March 30, 2009

The "Mathematics Problem"

Our journal club for this semester is looking at the "mathematics problem" in engineering education. At least this is what we've been calling it, but this may be due to our own ability to define what "mathematics problem" really means. The idea arose from listening to faculty complain that students don't seem to know math, or at least seem unable to do the mathematics asked of them in engineering classes. Over here in engineering we tend to blame either the math faculty or--even more easily--the students' high school preparation. But this viewpoint has always seemed a little simplistic to me; i.e. it is somebody else's fault.

In looking at this issue, there is a surprising dearth of information on the connection between engineering and mathematics, considering how fundamental math is to engineering. Wendy, a doctoral candidate in the journal club, found a paper in the Journal of Research in Science Teaching (vol 54, p, 197, 2008) that looks at whether what students learn in mathematics courses transfers to chemistry courses.

This study devised two tests, one giving an algebra problem phrased in the context of chemistry and the same problem with all the chemistry content removed and written as a math problem. While the paper had it's weaknesses, the experiment was simple and the results were interesting:

  • Students were able to transfer algebra procedural skills to chemistry problems. The authos reported they were surprised by the proficiency with which students did this.

  • Some students' inability to transfer seemed to be more a result of inadequate understanding of mathematics rather than failures to transfer results to the context of chemistry.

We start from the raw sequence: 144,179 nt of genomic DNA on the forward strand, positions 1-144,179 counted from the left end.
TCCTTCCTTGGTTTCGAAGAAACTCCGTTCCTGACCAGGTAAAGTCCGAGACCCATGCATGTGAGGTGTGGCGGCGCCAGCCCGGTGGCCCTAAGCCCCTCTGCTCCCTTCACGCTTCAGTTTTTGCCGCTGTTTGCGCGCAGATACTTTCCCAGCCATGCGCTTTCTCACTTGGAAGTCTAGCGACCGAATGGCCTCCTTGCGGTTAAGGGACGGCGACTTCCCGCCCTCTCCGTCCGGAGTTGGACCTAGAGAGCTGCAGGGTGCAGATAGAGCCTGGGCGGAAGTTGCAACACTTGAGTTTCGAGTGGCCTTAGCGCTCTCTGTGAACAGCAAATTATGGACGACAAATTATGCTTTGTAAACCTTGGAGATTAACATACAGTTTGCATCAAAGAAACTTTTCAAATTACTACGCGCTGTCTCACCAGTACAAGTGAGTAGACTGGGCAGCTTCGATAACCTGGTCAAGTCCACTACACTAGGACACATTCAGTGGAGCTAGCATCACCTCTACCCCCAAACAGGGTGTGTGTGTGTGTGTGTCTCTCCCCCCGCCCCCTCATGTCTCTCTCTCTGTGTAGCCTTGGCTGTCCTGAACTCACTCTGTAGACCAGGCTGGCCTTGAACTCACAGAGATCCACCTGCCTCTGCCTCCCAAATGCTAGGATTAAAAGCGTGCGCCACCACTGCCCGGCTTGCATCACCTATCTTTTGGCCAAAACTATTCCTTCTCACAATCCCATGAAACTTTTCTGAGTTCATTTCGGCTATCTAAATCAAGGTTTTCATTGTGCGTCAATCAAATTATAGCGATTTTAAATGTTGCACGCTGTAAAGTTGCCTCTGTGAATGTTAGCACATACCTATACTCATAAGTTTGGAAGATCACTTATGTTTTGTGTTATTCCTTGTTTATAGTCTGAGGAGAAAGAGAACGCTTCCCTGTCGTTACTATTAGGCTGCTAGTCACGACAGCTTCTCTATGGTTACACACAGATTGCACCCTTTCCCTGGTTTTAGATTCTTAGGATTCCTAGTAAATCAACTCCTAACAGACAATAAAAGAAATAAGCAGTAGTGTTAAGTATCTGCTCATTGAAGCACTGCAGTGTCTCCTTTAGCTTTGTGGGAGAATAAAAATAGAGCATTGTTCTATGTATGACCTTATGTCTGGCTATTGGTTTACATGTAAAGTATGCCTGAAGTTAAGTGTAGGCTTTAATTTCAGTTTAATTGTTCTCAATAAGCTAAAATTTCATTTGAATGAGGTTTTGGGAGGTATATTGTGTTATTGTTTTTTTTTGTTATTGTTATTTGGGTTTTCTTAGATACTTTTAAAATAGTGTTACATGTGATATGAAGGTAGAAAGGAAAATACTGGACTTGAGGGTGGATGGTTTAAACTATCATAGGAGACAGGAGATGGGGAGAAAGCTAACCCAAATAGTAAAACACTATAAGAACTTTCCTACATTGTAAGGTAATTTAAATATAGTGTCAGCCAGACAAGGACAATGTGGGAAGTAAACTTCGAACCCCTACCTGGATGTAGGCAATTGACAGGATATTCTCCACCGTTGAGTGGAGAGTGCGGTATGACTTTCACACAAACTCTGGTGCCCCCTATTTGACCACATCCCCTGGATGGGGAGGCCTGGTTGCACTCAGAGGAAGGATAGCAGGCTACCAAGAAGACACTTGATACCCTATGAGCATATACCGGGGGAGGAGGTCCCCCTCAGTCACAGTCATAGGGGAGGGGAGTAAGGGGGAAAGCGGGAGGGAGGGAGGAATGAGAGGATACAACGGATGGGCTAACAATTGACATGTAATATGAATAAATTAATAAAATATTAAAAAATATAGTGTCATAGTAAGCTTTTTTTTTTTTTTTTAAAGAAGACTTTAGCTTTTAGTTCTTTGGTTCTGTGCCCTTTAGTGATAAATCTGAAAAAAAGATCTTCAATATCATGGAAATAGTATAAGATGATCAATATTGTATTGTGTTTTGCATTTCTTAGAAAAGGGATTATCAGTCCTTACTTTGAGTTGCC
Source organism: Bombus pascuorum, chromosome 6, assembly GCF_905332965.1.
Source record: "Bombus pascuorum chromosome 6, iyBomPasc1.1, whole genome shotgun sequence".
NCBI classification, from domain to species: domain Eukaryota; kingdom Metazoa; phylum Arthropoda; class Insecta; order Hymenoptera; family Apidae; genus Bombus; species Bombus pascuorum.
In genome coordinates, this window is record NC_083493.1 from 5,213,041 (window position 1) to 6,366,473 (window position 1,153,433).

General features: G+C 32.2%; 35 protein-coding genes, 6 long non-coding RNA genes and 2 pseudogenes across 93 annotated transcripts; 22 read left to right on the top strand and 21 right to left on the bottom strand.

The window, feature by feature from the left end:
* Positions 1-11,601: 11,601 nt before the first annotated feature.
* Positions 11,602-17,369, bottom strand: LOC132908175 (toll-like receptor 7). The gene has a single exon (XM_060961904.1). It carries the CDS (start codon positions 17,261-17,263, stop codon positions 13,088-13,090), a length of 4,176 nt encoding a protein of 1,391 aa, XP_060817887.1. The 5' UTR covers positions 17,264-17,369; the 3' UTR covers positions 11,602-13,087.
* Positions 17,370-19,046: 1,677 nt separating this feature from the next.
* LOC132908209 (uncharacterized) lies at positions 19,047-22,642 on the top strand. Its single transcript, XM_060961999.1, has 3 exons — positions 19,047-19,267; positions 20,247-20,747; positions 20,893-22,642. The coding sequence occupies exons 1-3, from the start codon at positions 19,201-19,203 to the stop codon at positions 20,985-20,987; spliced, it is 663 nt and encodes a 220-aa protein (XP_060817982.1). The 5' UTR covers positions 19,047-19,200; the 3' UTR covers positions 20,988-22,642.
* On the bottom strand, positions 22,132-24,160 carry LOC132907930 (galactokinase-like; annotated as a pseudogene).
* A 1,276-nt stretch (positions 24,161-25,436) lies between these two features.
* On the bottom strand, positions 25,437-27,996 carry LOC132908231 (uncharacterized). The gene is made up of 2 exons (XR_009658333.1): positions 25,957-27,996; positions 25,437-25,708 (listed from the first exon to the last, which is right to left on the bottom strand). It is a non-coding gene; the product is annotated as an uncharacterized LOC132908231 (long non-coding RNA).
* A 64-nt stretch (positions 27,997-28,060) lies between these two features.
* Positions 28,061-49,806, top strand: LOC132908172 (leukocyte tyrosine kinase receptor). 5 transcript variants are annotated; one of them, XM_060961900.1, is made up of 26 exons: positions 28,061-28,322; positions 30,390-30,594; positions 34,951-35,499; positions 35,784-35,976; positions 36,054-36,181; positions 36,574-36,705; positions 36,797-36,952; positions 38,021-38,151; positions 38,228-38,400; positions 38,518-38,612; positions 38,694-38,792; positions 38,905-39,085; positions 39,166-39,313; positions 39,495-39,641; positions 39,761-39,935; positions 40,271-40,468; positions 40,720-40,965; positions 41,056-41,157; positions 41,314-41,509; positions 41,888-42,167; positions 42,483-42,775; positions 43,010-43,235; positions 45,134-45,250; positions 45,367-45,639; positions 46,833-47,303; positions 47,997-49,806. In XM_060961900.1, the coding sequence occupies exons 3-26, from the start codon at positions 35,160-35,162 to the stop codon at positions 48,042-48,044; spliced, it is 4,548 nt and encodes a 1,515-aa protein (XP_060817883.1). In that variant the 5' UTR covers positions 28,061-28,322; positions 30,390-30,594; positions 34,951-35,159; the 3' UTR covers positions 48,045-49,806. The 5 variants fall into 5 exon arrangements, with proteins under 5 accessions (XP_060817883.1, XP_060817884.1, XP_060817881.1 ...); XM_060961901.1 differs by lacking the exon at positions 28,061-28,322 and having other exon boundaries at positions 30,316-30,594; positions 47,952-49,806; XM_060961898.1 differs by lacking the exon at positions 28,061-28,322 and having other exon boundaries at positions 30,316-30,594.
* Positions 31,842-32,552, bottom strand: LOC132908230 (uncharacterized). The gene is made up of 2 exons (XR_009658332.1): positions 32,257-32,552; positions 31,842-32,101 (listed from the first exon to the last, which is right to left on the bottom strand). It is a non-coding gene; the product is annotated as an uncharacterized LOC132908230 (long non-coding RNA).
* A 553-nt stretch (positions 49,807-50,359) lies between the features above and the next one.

• In contrast to their facility with algebra procedures, students seemed unable to draw graphs or use graphical information to solve problems. Students actual scores on this aspect of the test were lower and they showed significantly less confidence in their abilities.

  • Finally the paper concludes, perhaps tenuously, that students have trouble transferring between graphical and algebraic thinking. In other words they can't use information from graphs to supplement what they learn from algebra or vice versa.
It should be noted that this study was performed in South Africa so the preparation of students there may be different than our own students here at OSU.

Two of these results support things I have repeatedly observed in my own classes of engineering seniors. First students aren't as comfortable using graphs as they should be at this point in their degree, and they certainly are not good at creating graphs. Second, the last of these conclusions is perhaps the most interesting to me from an educational research perspective. This paper hints at the fact that students seem to have a rote procedure for getting correct answers without being able to draw from multiple approaches. All of us that teach engineering education have certainly seen this in our classes. A common complaint is that many students don't think about procedures before they apply them.